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Winnebago cigarette plant

A worker grabs cartons of Silver Cloud cigarettes to put into a case box at Rock River Manufacturing in April 2017. A federal judge on Monday will hear arguments on a motion to dismiss a lawsuit filed by HCI Distribution and Rock River, both subsidiaries of Ho-Chunk Inc., the Winnebago Tribe's economic development arm, against Nebraska officials, claiming their efforts to regulate tribal tobacco are unconstitutional.

OMAHA -- A federal judge has denied a U.S. government request to freeze proceedings in a lawsuit in which tribal tobacco companies in Winnebago claim Nebraska state officials' attempts to regulate their cigarette sales are unconstitutional.

U.S. Magistrate Judge Susan Bazis last week ruled that U.S. attorneys failed to show that the civil lawsuit would affect an ongoing federal criminal investigation into HCI Distribution Inc. and Rock River Manufacturing Inc. She denied the government's request to allow U.S. attorneys to intervene in the case and stay proceedings.

The government had asked that the case be stayed until the investigation is completed.

In her denial of the motion, Bazis said that no indictments have been issued, and a grand jury has not been impaneled.

"It is impossible to predict whether the criminal investigation will ultimately result in criminal charges," Bazis wrote.

The government also failed to show any legal or factual overlap between the lawsuit and criminal investigation, a point argued by an attorney for the tobacco companies when resisting the government motion.

HCI Distribution and Rock River Manufacturing -- both subsidiaries of Ho-Chunk Inc., the Winnebago Tribe's economic development arm -- sued Nebraska Attorney General Doug Peterson and Tax Commissioner Tony Fulton in U.S. District Court in Omaha in April, saying that the state's efforts to regulate the Winnebago Tribe's production of tobacco products on its reservation are unconstitutional and an attack on the tribe's sovereignty. The cigarette makers argued that tribal commercial activities are protected by federal law, and Nebraska has no regulatory authority over the tribe's cigarette operations that take place on tribal land.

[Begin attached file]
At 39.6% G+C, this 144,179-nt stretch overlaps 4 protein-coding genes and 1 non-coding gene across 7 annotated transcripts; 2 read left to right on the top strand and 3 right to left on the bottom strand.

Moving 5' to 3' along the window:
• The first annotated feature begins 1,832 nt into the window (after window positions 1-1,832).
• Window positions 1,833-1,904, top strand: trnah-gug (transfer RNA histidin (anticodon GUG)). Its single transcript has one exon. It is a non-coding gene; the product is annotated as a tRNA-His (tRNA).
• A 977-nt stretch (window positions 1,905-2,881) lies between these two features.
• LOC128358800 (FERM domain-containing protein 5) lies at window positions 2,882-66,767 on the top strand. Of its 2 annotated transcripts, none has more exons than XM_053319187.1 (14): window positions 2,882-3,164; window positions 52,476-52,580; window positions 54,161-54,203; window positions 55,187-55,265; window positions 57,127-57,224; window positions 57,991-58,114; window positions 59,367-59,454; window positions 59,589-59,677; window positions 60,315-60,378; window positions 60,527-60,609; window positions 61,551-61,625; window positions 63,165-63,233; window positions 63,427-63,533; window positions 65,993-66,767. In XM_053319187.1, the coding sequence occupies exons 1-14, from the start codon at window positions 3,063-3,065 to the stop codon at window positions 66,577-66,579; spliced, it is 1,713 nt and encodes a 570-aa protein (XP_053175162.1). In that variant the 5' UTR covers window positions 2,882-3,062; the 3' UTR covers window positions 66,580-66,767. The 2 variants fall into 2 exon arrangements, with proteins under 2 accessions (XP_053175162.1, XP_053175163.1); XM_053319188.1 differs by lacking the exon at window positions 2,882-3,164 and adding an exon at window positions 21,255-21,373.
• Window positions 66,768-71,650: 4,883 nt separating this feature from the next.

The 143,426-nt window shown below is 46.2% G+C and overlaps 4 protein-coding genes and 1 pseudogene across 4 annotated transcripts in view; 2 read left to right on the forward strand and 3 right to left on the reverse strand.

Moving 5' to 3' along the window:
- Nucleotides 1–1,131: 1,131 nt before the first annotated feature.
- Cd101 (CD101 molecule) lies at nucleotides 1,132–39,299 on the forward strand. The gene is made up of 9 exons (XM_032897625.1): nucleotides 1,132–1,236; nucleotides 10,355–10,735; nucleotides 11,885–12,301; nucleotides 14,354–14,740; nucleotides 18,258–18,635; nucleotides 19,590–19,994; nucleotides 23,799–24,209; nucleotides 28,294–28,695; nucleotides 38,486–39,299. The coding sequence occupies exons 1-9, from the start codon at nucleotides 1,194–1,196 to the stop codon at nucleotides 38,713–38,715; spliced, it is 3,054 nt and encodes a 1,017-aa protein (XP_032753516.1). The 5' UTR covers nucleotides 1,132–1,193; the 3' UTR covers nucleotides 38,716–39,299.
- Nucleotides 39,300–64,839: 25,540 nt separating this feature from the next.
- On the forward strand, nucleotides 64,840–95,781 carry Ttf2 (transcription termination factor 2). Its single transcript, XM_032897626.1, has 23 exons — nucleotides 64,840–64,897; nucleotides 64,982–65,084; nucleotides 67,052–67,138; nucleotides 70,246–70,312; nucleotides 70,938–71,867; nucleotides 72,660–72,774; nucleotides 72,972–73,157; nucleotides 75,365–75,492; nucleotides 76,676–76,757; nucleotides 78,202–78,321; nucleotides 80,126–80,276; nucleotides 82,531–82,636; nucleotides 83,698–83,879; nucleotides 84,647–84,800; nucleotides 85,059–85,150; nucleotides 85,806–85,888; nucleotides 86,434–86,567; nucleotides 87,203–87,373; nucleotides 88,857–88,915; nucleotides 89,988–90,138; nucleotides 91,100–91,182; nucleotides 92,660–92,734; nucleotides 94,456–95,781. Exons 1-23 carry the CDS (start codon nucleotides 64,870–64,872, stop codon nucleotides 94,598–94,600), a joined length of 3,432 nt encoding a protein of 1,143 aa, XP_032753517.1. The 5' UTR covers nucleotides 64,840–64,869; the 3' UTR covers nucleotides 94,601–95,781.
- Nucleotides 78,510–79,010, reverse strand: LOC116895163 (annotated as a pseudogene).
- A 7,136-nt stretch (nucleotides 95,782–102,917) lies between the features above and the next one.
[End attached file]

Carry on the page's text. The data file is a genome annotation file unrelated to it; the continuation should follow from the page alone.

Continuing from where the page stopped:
In the wake of Bazis' ruling, state attorneys now have 14 days to respond to the lawsuit.

The tribe collects its own tobacco taxes that fund health, education and infrastructure programs. HCI and Rock River say the uncertainty caused by the threat of penalty and retaliation by the state has impeded business operations and caused production reductions.

Federal agents in January raided four sites owned by Ho-Chunk in Winnebago and seized records related to the tribe's tobacco operations, which have been under both state and federal scrutiny.

In March 2014, the Nebraska Department of Revenue issued tax assessments against several reservation-based cigarette retailers, claiming they made sales subject to state cigarette tax laws. That action led to compact negotiations to settle a dispute over whether Nebraska laws apply to HCI Distribution and Rock River's manufacture, sale and distribution of cigarettes. Negotiations on the compact broke down in 2016.

In July, a federal appeals court ruled in a separate case that Ho-Chunk must turn over certain tobacco records to federal authorities under provisions of the Contraband Cigarettes Trafficking Act. Ho-Chunk had argued that some of those record-keeping provisions did not apply to tribal entities.

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